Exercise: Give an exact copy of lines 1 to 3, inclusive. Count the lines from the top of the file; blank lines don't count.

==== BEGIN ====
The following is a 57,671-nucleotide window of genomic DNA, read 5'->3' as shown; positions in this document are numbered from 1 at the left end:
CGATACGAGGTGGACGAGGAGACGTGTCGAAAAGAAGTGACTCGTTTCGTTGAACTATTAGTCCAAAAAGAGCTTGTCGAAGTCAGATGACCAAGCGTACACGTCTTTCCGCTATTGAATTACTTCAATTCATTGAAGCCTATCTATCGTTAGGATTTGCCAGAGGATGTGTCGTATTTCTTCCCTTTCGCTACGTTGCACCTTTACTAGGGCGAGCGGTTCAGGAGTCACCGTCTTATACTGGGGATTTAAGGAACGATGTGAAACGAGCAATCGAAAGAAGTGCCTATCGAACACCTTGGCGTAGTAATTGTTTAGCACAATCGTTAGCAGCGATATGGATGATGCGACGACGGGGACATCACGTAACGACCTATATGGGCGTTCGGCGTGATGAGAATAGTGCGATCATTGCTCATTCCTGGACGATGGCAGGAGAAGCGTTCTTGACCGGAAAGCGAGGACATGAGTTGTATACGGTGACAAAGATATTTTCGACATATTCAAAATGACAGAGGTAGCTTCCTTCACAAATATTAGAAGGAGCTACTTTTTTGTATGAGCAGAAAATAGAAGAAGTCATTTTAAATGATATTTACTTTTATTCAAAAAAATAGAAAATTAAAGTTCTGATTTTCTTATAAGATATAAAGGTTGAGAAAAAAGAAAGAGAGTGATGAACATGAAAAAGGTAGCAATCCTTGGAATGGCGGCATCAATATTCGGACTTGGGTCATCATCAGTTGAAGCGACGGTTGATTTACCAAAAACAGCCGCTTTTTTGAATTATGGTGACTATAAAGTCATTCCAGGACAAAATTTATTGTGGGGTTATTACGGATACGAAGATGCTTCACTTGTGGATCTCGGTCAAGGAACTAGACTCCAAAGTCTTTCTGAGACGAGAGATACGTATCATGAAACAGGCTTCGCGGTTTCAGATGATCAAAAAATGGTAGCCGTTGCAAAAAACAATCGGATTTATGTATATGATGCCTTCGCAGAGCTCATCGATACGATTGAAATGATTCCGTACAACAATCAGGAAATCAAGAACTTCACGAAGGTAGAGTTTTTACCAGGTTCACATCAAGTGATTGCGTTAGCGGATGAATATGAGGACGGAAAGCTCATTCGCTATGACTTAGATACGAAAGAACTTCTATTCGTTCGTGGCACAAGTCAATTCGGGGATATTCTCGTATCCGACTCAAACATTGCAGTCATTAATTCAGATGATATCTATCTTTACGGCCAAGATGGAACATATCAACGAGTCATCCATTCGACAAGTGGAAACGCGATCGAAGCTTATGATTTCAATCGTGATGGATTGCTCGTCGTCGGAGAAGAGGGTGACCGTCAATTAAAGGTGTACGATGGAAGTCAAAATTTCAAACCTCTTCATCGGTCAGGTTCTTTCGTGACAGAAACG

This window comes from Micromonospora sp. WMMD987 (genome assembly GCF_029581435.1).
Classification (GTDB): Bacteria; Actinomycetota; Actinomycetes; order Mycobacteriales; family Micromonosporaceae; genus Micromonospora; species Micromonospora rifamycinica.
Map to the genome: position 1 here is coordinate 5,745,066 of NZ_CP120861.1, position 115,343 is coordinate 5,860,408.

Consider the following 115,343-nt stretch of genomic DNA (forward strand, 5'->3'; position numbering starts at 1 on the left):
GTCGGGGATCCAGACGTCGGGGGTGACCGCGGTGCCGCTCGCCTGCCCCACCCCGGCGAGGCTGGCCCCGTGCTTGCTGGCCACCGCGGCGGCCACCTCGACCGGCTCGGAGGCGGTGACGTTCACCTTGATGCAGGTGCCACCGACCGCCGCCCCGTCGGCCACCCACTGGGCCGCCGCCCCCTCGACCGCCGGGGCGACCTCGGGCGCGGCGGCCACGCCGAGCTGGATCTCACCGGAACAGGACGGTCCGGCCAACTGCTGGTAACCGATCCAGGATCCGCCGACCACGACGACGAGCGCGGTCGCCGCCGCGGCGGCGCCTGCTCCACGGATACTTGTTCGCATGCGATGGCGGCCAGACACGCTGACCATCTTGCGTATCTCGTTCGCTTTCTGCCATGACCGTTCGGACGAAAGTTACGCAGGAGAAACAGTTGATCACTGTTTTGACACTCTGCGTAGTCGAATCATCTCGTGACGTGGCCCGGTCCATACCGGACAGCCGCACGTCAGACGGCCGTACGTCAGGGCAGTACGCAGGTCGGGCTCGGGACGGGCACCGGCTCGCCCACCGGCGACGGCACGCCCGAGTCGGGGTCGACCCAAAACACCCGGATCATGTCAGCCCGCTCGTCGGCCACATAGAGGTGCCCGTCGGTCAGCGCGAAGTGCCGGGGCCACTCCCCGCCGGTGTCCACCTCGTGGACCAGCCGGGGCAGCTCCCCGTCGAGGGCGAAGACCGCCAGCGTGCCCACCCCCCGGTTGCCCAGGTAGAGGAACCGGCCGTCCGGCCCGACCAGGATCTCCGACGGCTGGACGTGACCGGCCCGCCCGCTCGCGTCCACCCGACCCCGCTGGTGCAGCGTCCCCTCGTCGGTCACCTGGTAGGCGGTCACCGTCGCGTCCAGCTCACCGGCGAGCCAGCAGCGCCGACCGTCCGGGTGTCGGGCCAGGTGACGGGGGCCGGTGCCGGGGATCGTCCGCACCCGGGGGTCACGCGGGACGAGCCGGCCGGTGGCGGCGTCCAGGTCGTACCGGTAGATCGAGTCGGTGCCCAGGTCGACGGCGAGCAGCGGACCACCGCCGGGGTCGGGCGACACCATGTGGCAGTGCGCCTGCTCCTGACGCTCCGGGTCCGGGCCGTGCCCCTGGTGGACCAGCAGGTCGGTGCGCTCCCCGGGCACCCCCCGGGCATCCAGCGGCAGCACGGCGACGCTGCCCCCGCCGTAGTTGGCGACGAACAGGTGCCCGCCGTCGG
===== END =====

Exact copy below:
The following is a 57,671-nucleotide window of genomic DNA, read 5'->3' as shown; positions in this document are numbered from 1 at the left end:
CGATACGAGGTGGACGAGGAGACGTGTCGAAAAGAAGTGACTCGTTTCGTTGAACTATTAGTCCAAAAAGAGCTTGTCGAAGTCAGATGACCAAGCGTACACGTCTTTCCGCTATTGAATTACTTCAATTCATTGAAGCCTATCTATCGTTAGGATTTGCCAGAGGATGTGTCGTATTTCTTCCCTTTCGCTACGTTGCACCTTTACTAGGGCGAGCGGTTCAGGAGTCACCGTCTTATACTGGGGATTTAAGGAACGATGTGAAACGAGCAATCGAAAGAAGTGCCTATCGAACACCTTGGCGTAGTAATTGTTTAGCACAATCGTTAGCAGCGATATGGATGATGCGACGACGGGGACATCACGTAACGACCTATATGGGCGTTCGGCGTGATGAGAATAGTGCGATCATTGCTCATTCCTGGACGATGGCAGGAGAAGCGTTCTTGACCGGAAAGCGAGGACATGAGTTGTATACGGTGACAAAGATATTTTCGACATATTCAAAATGACAGAGGTAGCTTCCTTCACAAATATTAGAAGGAGCTACTTTTTTGTATGAGCAGAAAATAGAAGAAGTCATTTTAAATGATATTTACTTTTATTCAAAAAAATAGAAAATTAAAGTTCTGATTTTCTTATAAGATATAAAGGTTGAGAAAAAAGAAAGAGAGTGATGAACATGAAAAAGGTAGCAATCCTTGGAATGGCGGCATCAATATTCGGACTTGGGTCATCATCAGTTGAAGCGACGGTTGATTTACCAAAAACAGCCGCTTTTTTGAATTATGGTGACTATAAAGTCATTCCAGGACAAAATTTATTGTGGGGTTATTACGGATACGAAGATGCTTCACTTGTGGATCTCGGTCAAGGAACTAGACTCCAAAGTCTTTCTGAGACGAGAGATACGTATCATGAAACAGGCTTCGCGGTTTCAGATGATCAAAAAATGGTAGCCGTTGCAAAAAACAATCGGATTTATGTATATGATGCCTTCGCAGAGCTCATCGATACGATTGAAATGATTCCGTACAACAATCAGGAAATCAAGAACTTCACGAAGGTAGAGTTTTTACCAGGTTCACATCAAGTGATTGCGTTAGCGGATGAATATGAGGACGGAAAGCTCATTCGCTATGACTTAGATACGAAAGAACTTCTATTCGTTCGTGGCACAAGTCAATTCGGGGATATTCTCGTATCCGACTCAAACATTGCAGTCATTAATTCAGATGATATCTATCTTTACGGCCAAGATGGAACATATCAACGAGTCATCCATTCGACAAGTGGAAACGCGATCGAAGCTTATGATTTCAATCGTGATGGATTGCTCGTCGTCGGAGAAGAGGGTGACCGTCAATTAAAGGTGTACGATGGAAGTCAAAATTTCAAACCTCTTCATCGGTCAGGTTCTTTCGTGACAGAAACG

This window comes from Micromonospora sp. WMMD987 (genome assembly GCF_029581435.1).